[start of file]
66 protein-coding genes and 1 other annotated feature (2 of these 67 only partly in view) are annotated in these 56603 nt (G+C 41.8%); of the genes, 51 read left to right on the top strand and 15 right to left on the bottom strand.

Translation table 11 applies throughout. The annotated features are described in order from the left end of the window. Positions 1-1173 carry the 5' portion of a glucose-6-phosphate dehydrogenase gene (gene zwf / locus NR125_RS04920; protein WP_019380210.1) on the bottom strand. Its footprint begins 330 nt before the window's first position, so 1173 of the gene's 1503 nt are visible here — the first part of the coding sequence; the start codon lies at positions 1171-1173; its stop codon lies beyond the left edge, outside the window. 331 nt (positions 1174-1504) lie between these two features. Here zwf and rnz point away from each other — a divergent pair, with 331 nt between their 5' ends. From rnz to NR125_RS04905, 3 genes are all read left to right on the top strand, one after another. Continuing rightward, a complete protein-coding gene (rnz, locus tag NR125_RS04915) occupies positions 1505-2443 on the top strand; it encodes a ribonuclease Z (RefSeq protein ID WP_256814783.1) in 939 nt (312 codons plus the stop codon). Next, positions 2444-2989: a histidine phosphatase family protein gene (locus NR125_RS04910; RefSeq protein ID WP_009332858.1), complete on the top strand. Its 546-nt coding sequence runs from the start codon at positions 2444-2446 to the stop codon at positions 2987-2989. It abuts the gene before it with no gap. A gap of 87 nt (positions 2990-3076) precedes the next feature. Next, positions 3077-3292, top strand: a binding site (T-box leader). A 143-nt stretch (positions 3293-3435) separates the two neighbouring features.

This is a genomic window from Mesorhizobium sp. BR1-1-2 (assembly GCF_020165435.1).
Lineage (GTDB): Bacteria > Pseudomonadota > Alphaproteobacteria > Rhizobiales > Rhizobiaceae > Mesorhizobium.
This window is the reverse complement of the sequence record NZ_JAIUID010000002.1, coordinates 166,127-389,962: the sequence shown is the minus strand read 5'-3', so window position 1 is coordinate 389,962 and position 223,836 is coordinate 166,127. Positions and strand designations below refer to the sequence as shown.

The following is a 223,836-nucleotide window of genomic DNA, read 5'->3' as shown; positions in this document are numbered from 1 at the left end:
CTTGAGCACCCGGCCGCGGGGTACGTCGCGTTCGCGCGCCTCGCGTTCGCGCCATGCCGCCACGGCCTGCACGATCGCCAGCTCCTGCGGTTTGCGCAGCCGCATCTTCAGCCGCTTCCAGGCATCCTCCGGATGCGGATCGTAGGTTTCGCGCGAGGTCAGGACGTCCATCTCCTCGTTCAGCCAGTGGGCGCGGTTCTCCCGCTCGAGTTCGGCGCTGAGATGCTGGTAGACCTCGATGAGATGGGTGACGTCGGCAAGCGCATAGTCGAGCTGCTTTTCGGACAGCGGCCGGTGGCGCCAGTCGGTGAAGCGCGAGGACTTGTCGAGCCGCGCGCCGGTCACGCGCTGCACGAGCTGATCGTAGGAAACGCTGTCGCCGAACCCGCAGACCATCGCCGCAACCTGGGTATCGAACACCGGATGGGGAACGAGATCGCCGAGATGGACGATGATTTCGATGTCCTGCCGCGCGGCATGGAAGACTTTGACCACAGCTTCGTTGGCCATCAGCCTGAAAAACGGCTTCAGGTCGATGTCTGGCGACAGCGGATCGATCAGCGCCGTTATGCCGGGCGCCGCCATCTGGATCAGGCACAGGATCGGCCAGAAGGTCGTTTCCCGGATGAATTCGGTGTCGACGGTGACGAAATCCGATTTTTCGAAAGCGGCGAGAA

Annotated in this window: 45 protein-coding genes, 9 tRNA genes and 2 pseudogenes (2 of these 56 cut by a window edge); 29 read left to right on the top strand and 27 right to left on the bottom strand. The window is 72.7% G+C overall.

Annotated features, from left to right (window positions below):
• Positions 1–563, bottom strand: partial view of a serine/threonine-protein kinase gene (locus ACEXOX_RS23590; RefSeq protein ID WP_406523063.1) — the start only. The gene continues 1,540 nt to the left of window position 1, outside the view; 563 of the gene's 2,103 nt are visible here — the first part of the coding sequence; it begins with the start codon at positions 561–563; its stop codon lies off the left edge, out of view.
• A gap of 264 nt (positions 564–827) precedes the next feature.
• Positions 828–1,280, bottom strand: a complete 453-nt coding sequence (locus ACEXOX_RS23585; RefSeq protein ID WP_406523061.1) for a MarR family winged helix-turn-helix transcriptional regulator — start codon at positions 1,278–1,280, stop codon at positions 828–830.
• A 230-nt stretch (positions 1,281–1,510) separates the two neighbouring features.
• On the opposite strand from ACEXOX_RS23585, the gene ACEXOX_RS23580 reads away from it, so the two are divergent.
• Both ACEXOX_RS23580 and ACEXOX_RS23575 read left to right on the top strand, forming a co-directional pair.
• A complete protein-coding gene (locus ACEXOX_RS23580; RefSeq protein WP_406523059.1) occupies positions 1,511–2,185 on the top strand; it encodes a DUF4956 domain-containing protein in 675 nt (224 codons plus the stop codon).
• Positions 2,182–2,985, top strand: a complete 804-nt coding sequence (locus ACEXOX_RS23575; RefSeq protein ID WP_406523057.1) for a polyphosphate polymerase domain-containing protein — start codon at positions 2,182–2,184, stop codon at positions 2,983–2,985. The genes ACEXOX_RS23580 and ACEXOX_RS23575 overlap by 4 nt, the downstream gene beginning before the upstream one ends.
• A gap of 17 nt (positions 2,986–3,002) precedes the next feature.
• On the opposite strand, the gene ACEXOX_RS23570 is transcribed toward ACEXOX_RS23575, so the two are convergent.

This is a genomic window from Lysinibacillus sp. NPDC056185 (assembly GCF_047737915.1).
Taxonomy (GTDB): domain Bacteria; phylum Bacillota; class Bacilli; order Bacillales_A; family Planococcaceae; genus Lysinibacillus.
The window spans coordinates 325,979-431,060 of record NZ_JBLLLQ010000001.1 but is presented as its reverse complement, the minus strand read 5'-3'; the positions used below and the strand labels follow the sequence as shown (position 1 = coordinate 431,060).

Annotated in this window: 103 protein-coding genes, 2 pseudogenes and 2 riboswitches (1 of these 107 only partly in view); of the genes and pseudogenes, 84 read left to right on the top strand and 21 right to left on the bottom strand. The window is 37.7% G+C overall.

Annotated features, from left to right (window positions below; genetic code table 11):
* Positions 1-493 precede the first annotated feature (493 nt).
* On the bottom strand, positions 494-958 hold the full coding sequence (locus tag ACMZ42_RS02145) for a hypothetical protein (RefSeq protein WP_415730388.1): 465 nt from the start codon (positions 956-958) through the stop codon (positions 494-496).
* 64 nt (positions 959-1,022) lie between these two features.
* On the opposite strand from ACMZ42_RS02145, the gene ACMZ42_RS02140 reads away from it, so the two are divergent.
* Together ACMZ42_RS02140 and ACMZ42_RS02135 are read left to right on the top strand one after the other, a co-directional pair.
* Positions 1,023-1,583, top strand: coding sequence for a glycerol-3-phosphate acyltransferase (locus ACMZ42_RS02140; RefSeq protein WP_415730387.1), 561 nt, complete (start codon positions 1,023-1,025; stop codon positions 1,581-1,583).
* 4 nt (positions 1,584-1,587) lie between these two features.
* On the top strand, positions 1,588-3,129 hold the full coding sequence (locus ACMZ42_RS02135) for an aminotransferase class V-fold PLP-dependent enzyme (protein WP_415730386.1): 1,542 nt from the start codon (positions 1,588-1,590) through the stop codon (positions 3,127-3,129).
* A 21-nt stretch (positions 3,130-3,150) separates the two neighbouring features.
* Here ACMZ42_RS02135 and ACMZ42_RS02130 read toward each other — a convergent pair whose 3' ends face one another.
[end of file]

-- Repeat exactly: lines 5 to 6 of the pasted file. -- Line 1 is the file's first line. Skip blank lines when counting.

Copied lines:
This window is the reverse complement of the sequence record NZ_JAIUID010000002.1, coordinates 166,127-389,962: the sequence shown is the minus strand read 5'-3', so window position 1 is coordinate 389,962 and position 223,836 is coordinate 166,127. Positions and strand designations below refer to the sequence as shown.

The following is a 223,836-nucleotide window of genomic DNA, read 5'->3' as shown; positions in this document are numbered from 1 at the left end: